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135 killed in Beirut explosion

By The Assam Tribune
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BEIRUT, Aug 5 - Residents of Beirut confronted a scene of utter devastation on Wednesday, a day after a massive explosion at the port rippled across the Lebanese capital, killing at least 135 people, wounding thousands and leaving entire city blocks blanketed with glass and rubble.

Smoke still rose from the port, where a towering building of silos was half destroyed, spilling out grain. Hangars around it were completely toppled. The blast knocked out a crater some 200 metres across that filled with seawater � it was as if the sea had taken a bite out of the port, swallowing buildings with it.

Much of downtown was littered with damaged vehicles and debris that had rained down from the shattered facades of buildings.

The explosion killed at least 135 people and wounded about 5,000, Health Minister Hamad Hassan said. The toll could rise further, another official said.

The blast appeared to have been triggered by a fire that touched off a cargo of ammonium nitrate that had been stored at the port for years, though it was unclear what sparked the fire.

Hitting with the force of an earthquake, it was the most powerful explosion ever seen in the city, which was split in half by the 1975-1990 civil war and has endured conflicts with neighbouring Israel and periodic bombings and terror attacks.

There was no evidence the explosion was an attack. Instead, many Lebanese blamed it on decades of corruption and poor governance by the entrenched political class that has ruled the tiny Mediterranean country since the civil war.

Explosives experts and video footage suggested the ammonium nitrate may have been ignited by a fire at what appeared to be a nearby warehouse containing fireworks. Ammonium nitrate is a common ingredient in fertilizer as well as explosives.

Security forces cordoned off the port area. � AP

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135 killed in Beirut explosion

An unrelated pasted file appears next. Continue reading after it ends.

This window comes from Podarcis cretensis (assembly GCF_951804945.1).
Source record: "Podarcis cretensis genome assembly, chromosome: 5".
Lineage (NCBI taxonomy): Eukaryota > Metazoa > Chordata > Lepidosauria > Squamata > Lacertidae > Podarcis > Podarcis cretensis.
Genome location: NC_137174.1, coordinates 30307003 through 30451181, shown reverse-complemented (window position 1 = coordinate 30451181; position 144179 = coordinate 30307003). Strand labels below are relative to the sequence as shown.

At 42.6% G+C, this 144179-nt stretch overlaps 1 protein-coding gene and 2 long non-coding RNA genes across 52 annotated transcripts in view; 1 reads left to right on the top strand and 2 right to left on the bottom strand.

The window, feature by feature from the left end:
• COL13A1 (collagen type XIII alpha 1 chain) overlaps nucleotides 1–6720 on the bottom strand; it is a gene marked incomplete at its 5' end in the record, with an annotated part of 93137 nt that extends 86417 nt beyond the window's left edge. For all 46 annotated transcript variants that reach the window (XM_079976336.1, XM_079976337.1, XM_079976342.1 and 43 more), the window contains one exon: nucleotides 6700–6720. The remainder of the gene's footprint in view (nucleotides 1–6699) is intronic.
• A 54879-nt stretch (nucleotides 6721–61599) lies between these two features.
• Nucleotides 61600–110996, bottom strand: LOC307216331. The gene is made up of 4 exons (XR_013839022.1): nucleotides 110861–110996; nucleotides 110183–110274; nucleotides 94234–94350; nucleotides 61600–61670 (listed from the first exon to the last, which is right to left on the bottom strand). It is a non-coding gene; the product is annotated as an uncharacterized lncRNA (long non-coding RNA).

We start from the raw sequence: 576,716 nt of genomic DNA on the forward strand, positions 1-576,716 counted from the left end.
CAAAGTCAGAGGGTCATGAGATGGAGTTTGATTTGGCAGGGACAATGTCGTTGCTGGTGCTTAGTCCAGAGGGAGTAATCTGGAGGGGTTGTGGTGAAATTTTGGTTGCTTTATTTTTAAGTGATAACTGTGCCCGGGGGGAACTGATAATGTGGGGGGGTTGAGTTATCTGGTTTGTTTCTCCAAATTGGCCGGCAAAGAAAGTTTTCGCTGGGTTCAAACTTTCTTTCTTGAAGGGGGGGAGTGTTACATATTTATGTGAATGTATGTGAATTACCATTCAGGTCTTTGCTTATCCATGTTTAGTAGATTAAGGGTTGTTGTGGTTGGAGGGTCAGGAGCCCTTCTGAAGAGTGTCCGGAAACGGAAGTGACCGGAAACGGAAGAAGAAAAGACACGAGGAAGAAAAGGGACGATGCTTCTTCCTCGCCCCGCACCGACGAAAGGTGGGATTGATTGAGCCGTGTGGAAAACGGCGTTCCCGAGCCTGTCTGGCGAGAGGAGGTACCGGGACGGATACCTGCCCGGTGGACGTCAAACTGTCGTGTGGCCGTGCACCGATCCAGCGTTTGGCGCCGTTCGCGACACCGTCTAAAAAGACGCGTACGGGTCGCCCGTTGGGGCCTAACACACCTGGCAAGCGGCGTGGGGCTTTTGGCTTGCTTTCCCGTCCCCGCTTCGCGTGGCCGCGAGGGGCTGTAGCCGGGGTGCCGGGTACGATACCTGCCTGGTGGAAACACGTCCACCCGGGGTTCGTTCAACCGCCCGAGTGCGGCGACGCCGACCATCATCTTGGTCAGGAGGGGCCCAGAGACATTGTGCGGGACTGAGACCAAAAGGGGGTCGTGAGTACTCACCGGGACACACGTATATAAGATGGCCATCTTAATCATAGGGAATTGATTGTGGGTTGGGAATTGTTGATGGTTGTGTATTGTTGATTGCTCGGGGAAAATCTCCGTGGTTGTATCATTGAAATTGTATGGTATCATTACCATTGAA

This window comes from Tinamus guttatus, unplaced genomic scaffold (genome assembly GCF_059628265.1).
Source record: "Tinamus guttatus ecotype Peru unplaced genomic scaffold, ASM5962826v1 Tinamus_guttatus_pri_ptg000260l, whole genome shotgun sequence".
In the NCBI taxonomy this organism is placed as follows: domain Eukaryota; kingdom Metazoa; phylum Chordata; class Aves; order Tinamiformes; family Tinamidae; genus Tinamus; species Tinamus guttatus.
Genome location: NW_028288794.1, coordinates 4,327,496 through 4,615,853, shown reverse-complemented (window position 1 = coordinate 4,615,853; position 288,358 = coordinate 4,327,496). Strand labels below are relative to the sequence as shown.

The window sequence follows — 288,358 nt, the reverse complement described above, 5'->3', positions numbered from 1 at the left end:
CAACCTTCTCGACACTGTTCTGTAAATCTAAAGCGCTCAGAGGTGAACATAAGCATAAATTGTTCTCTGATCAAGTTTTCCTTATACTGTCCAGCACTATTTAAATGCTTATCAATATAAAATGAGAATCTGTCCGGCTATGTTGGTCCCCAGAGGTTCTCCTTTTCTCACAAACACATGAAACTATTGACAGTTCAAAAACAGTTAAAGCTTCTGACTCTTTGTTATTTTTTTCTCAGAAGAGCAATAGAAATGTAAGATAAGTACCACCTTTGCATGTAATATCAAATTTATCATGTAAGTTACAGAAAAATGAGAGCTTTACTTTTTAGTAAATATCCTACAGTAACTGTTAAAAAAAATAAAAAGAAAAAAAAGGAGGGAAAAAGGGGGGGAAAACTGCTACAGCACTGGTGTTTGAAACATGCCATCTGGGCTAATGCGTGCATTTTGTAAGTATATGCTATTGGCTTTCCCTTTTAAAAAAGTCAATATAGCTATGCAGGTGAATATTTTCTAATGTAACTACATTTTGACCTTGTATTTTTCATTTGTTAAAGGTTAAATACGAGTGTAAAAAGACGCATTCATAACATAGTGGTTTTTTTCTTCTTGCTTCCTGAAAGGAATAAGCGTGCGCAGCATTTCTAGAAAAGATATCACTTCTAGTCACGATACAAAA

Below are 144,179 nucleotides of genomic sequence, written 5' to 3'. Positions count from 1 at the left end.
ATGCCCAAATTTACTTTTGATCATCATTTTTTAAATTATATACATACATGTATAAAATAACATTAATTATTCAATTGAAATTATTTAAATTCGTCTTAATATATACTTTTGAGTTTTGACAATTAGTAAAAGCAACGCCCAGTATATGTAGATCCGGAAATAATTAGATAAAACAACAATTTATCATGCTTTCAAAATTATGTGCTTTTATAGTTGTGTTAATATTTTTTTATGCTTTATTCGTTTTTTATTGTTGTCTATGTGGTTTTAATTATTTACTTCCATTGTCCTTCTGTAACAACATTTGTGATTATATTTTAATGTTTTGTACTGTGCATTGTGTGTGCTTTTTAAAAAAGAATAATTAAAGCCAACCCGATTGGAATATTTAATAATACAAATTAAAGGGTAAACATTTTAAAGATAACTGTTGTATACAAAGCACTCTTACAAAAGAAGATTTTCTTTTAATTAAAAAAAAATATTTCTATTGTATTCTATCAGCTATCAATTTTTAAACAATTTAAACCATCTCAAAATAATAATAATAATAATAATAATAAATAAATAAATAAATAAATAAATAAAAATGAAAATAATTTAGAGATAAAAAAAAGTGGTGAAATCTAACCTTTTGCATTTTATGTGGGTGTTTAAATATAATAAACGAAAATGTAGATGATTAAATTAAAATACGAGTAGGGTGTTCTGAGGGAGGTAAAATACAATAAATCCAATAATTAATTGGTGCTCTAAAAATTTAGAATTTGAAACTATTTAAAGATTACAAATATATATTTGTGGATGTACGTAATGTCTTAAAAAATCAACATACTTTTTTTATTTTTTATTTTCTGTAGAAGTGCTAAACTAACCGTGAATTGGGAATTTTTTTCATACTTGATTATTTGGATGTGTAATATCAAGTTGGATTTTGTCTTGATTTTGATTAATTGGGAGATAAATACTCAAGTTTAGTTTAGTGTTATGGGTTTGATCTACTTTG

BEIRUT, Aug 5 - Residents of Beirut confronted a scene of utter devastation on Wednesday, a day after a massive explosion at the port rippled across the Lebanese capital, killing at least 135 people, wounding thousands and leaving entire city blocks blanketed with glass and rubble.

Smoke still rose from the port, where a towering building of silos was half destroyed, spilling out grain. Hangars around it were completely toppled. The blast knocked out a crater some 200 metres across that filled with seawater � it was as if the sea had taken a bite out of the port, swallowing buildings with it.

Much of downtown was littered with damaged vehicles and debris that had rained down from the shattered facades of buildings.

The explosion killed at least 135 people and wounded about 5,000, Health Minister Hamad Hassan said. The toll could rise further, another official said.

The blast appeared to have been triggered by a fire that touched off a cargo of ammonium nitrate that had been stored at the port for years, though it was unclear what sparked the fire.

Hitting with the force of an earthquake, it was the most powerful explosion ever seen in the city, which was split in half by the 1975-1990 civil war and has endured conflicts with neighbouring Israel and periodic bombings and terror attacks.

There was no evidence the explosion was an attack. Instead, many Lebanese blamed it on decades of corruption and poor governance by the entrenched political class that has ruled the tiny Mediterranean country since the civil war.

Explosives experts and video footage suggested the ammonium nitrate may have been ignited by a fire at what appeared to be a nearby warehouse containing fireworks. Ammonium nitrate is a common ingredient in fertilizer as well as explosives.

Security forces cordoned off the port area. � AP

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